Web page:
The Wickiana is recognized as one of the most significant collections of news reports and documents pertaining to current events dating from the 16th century in the form of single-leaf and illustrated broadsheets, pamphlets, prints, handwritten texts and drawings. These time capsules form one of the most important archives pertaining to a particular epoch, namely that of the Reformation in Switzerland. Johann Jakob Wick (1522-1588), after whom the collection is named, was the clergyman at the Predigerkirche and its associated hospital in Zürich from 1552 and then second Archdeacon, and thus also canon, at the Grossmünster in Zürich from 1557. He assembled and arranged contemporary news documents chronologically between 1559 and 1588, also integrating further material from the period approx. 1505 until 1559 into his collection.
Wick’s collection is bound in 24 folio volumes, which were housed in the Grossmünster Stiftsbibliothek after Wick’s death in 1588 and subsequently transferred to the Zürich Stadtbibliothek in 1836. In addition to a vast number of prints from the German-speaking countries, the collection also contains 52 items in other languages. Many of the sheets emanate from the most important centres for printing and book production at that period – Augsburg, Nürnberg and Strassburg.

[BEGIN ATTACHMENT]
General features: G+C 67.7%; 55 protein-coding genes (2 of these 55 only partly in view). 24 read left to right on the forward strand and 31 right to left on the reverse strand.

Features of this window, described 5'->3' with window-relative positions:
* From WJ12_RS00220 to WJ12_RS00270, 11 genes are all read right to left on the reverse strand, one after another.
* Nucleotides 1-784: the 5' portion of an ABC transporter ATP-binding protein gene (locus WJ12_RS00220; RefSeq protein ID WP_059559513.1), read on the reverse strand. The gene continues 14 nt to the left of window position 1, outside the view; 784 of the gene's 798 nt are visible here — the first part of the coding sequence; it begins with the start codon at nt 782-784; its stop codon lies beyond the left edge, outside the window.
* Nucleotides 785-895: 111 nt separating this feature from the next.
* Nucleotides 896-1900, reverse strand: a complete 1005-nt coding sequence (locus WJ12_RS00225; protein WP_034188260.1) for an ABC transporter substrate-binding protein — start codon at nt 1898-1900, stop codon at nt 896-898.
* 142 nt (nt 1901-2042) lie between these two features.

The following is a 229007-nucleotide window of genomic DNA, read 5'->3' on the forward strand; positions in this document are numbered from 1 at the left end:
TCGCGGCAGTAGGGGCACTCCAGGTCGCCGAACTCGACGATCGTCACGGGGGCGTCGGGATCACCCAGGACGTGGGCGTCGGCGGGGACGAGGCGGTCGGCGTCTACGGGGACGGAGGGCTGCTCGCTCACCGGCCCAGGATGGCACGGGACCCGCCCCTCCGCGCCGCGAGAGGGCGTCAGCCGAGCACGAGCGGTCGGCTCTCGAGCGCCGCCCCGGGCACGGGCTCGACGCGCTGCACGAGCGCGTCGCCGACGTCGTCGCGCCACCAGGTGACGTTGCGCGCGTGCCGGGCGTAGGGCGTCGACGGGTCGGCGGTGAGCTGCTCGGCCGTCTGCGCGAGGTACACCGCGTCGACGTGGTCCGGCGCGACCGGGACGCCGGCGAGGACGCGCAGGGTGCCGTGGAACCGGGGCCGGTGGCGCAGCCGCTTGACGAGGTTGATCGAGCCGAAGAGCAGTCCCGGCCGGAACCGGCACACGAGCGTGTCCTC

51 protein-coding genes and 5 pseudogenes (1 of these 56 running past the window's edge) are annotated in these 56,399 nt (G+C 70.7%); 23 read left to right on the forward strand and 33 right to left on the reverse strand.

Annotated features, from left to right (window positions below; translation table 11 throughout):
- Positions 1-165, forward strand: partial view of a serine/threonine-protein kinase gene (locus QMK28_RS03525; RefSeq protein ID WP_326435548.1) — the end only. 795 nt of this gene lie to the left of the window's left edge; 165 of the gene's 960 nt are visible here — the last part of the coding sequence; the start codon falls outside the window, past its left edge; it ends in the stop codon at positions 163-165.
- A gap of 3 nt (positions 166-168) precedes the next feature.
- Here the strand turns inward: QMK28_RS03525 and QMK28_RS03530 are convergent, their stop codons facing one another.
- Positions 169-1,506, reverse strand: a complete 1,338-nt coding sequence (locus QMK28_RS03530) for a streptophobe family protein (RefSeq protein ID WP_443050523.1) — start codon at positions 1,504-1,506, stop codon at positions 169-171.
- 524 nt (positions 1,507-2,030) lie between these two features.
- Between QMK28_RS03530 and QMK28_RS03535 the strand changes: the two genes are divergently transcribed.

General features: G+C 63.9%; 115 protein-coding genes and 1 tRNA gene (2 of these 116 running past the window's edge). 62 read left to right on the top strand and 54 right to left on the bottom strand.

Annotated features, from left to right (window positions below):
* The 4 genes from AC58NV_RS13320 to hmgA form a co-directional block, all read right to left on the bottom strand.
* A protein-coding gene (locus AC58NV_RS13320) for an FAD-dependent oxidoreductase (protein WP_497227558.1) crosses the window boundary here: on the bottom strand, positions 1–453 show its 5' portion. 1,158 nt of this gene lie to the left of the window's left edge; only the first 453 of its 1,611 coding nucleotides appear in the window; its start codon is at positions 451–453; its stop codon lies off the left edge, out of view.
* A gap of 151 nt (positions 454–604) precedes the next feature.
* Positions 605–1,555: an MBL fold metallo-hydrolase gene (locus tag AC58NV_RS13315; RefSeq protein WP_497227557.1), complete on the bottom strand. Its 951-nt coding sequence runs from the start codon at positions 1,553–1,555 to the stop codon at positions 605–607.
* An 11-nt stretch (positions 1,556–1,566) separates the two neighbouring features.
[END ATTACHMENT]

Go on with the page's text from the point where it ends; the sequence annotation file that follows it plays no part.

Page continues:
In pictures and texts, the documents bear witness to contemporary life, reporting on such phenomena as natural occurrences – comets, earthquakes and floods - , physical deformities in animals and humans, sensational crimes and political events of the time. For example, the comet of 1577 is described as “terrible and wondrous” (“schrecklich und wunderbarlich”). The collection can be regarded as manifesting the climate of crisis at a time of religious and political turmoil: Huldrych Zwingli (died 1531) had recently predicted the end of the world. Wick’s collection of documents may have been regarded by him and his contemporaries as harbingers of the Last Judgement.